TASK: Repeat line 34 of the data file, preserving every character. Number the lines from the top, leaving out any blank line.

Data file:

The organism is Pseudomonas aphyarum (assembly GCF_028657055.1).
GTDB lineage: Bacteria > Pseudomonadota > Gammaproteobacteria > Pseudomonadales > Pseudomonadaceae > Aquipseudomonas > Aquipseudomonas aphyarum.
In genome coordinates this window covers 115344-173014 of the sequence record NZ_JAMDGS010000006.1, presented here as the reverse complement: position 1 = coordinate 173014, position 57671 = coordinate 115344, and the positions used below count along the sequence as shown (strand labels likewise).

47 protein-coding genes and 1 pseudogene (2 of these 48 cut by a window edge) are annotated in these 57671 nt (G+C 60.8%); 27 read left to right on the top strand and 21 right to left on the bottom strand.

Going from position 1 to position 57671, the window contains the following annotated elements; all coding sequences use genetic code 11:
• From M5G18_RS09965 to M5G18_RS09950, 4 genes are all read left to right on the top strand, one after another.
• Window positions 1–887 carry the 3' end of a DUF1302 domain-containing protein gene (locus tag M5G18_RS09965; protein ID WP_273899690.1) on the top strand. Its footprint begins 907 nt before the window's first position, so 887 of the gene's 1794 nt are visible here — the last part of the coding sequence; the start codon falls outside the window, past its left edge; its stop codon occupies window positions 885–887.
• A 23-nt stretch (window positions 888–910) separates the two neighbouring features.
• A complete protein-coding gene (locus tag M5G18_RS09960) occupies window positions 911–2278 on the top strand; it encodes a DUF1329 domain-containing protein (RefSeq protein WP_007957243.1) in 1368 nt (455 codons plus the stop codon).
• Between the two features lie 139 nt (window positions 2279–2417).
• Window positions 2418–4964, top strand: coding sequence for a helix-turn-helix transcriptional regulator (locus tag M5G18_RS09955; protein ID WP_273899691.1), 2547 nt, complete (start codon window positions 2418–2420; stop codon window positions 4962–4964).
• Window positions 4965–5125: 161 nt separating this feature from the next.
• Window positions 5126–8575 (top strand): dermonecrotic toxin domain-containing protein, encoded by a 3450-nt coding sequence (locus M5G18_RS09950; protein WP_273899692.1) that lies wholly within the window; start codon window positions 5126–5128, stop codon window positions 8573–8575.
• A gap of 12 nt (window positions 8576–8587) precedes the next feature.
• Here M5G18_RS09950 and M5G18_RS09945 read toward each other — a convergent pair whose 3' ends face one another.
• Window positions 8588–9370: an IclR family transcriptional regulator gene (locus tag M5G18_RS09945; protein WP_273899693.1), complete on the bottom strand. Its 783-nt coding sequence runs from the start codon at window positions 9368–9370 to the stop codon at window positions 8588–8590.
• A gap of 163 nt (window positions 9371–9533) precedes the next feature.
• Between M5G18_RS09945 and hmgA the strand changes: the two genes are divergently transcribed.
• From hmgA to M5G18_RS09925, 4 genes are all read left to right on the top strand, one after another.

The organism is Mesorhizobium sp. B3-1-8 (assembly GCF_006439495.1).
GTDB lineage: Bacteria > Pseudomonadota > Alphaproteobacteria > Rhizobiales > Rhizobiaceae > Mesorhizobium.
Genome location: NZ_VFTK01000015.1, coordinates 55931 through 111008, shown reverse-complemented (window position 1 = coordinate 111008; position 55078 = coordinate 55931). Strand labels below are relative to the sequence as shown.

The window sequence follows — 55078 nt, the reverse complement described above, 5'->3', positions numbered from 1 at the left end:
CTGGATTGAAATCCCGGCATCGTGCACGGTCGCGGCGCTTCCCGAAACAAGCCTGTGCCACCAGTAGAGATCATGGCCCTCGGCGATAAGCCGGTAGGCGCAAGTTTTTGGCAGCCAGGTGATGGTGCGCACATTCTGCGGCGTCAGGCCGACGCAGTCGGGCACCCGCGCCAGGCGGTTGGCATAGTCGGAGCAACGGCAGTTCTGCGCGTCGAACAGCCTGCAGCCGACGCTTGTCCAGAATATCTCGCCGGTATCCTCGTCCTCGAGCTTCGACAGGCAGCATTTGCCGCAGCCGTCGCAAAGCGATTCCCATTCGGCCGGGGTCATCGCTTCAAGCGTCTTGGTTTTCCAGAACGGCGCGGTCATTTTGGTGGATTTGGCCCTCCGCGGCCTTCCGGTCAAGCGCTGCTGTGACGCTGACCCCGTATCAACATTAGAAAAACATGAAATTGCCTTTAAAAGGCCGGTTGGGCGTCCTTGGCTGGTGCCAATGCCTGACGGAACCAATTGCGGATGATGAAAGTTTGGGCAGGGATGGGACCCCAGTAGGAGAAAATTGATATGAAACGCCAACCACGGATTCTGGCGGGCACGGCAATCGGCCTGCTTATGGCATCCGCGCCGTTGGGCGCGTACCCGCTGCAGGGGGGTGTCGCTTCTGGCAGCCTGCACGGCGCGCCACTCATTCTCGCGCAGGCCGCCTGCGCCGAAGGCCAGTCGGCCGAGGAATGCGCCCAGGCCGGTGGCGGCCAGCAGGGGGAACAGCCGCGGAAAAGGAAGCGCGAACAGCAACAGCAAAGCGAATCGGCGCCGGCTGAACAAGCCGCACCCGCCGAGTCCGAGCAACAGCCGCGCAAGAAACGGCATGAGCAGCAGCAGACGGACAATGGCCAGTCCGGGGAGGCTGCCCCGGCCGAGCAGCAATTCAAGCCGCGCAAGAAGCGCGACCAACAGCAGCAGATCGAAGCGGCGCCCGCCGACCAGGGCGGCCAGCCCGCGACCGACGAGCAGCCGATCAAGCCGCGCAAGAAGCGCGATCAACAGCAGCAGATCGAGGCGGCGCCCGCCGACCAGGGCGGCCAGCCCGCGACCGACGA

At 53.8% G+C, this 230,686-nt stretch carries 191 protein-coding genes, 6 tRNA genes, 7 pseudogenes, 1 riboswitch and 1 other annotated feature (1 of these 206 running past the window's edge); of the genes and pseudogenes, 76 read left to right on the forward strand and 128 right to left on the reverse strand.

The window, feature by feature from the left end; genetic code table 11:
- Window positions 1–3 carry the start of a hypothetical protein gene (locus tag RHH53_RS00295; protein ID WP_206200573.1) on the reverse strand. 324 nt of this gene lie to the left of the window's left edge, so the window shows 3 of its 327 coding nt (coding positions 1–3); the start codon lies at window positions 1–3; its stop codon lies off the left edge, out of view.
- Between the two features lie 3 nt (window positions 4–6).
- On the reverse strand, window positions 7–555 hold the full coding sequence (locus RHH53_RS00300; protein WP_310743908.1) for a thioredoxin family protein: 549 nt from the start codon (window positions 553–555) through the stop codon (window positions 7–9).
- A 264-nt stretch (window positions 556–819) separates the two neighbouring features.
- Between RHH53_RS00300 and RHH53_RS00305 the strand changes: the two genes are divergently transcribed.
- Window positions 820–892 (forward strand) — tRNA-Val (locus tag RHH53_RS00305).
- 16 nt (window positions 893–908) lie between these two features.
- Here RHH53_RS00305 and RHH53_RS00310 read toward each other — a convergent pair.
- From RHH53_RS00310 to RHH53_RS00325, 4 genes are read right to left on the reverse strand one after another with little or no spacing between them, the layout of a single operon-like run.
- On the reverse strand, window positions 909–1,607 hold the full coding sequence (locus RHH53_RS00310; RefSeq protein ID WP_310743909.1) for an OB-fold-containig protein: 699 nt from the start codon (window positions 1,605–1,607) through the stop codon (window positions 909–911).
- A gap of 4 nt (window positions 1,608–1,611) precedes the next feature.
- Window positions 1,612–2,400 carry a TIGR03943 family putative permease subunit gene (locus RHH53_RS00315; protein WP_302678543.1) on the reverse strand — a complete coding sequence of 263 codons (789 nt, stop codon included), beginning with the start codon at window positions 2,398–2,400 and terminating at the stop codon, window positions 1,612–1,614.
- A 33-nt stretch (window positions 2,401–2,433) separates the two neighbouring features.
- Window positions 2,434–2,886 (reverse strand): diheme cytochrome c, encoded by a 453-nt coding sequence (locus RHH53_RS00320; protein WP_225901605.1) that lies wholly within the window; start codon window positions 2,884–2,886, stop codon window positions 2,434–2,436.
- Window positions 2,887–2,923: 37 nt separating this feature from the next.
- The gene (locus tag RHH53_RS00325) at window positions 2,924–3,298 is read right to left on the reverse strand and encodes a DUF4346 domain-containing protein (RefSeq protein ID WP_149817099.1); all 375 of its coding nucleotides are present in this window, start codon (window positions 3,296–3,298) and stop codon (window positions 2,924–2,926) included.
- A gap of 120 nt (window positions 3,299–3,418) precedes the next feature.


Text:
- Here RHH53_RS00305 and RHH53_RS00310 read toward each other — a convergent pair.